It shouldn’t be easy to raise taxes. Over the past 40 years, the people of California have passed a number of measures, starting with Proposition 13, that required voter approval for new taxes. We wanted to make it harder for government to increase the financial burden on property owners, taxpayers and residents.
But local governments, especially in San Francisco, have figured out how to get around some of those voter approval requirements to make it easier to raise taxes.
For example, the mayor and Board of Supervisors have put three tax increases — Propositions K (sales tax), V (soda tax) and W (real estate transfer tax) — on the November ballot that, because the politicians haven’t been entirely honest about what the taxes are for, will need a simple majority to pass, instead of the two-thirds majority that should be required.
For decades, property taxes, parcel taxes and infrastructure bonds have needed a two-thirds majority to pass, as have “special taxes,” those that are levied for specific purposes or programs. So-called “general taxes,” those that are not for any designated programs but instead are directed to The City’s General Fund, need only a simple majority — more than 50 percent — to pass. Clearly, it’s a lot easier to pass general rather than special taxes. That makes them very appealing to politicians.
The three ballot propositions in San Francisco this November were all written as general taxes, with money going to the General Fund and not for any specifically designated program or use. Yet, it’s clear that the mayor and supervisors intend for money from the taxes to be used for very specific programs.
Consider the sales tax increase, Prop. K: The proposition says the money generated will go into The City’s General Fund. But according to neighboring Prop. J, the politicians want Prop. K’s money to actually go to specific homeless and transportation programs.
They should have combined Propositions J and K. The resulting proposition would have spelled out exactly what the sales tax increase would fund and, therefore, would have been a special tax. But the politicians knew they might not be able to convince two-thirds of the people that the tax was needed, while they could easily talk 50 percent into supporting it. Calling it a general tax — even though it really is a special tax — makes it so much easier to pass.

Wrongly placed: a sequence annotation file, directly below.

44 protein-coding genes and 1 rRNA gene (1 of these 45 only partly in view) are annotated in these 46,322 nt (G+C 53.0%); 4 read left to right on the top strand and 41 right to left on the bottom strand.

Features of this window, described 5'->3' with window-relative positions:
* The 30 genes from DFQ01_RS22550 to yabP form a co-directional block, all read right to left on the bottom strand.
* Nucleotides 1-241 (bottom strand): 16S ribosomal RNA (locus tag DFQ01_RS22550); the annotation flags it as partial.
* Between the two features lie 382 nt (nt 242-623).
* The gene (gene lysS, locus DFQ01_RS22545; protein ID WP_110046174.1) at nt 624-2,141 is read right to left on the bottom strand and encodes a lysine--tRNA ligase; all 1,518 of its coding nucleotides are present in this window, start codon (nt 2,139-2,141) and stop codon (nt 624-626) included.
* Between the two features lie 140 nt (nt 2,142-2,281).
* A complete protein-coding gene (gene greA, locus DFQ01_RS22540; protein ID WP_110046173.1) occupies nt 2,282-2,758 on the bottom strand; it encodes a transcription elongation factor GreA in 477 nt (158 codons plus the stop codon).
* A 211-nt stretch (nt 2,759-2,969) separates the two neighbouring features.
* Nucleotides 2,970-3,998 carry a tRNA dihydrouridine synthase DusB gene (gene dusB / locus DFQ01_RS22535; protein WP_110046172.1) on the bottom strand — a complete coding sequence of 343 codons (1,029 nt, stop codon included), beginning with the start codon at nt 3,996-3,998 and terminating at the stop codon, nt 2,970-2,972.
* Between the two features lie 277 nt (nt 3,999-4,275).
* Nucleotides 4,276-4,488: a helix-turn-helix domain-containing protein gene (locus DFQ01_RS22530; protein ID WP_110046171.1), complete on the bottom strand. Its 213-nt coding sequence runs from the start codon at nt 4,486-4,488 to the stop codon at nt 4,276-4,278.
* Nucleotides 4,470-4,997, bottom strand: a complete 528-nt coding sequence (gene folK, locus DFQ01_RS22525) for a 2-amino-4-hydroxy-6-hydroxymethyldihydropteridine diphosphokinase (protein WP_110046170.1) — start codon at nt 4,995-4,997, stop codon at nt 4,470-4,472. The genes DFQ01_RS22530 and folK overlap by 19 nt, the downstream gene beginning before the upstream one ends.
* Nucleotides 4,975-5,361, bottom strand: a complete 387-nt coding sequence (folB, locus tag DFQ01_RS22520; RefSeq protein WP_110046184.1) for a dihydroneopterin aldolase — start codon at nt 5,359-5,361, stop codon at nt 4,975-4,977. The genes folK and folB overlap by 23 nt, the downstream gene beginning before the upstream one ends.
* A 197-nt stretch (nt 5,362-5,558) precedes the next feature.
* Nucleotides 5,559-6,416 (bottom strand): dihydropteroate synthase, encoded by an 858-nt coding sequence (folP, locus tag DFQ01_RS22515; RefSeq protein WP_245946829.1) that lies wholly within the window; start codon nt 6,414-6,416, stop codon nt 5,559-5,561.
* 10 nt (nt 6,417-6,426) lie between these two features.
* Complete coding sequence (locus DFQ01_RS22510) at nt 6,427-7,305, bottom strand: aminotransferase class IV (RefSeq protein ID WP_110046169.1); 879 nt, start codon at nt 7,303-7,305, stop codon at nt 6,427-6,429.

Remember last year’s proposed soda tax? It specified health and education programs that the money generated would fund, so it clearly needed a two-thirds majority. It didn’t get that many votes, so it wasn’t enacted, but it did win more than 50 percent of the votes. The politicians noticed.
This year’s soda tax no longer specifies which programs it will pay for and says only that money generated will go to the General Fund. Supporters assure voters the tax will be used for similar programs as last year’s version, but there’s nothing to guarantee that happens. But the lower voter threshold means Prop. V is more likely to pass.
With Prop. W, The City will collect new taxes on the sale of property more than $5 million and put that money into the General Fund. Therefore, it’s a general tax with the lower voter threshold. But the proponent’s argument in the Voter Information Pamphlet notes that the Board of Supervisors passed a resolution in July — the same time the tax was put on the ballot — that identifies a very specific use for Prop. W funds: free City College for San Francisco residents.
It’s clear that Prop. W is really a special tax disguised to look like a general one, simply to get the lower voter threshold.
It shouldn’t be easy to raise taxes. I wish our politicians had the courage and honesty of their convictions and had taken the time and effort to convince two-thirds of the voters that these special taxes were necessary and good for The City, instead of pretending they were simply easier-to-pass general taxes. Their political sleight of hand openly thwarts the will of the people that special taxes require a higher voter threshold. The end shouldn’t justify the means.
Do not reward this political bait-and-switch. This November, vote no on Propositions K, V and W.
Sally Stephens is an animal, park and neighborhood activist who lives in the West of Twin Peaks area.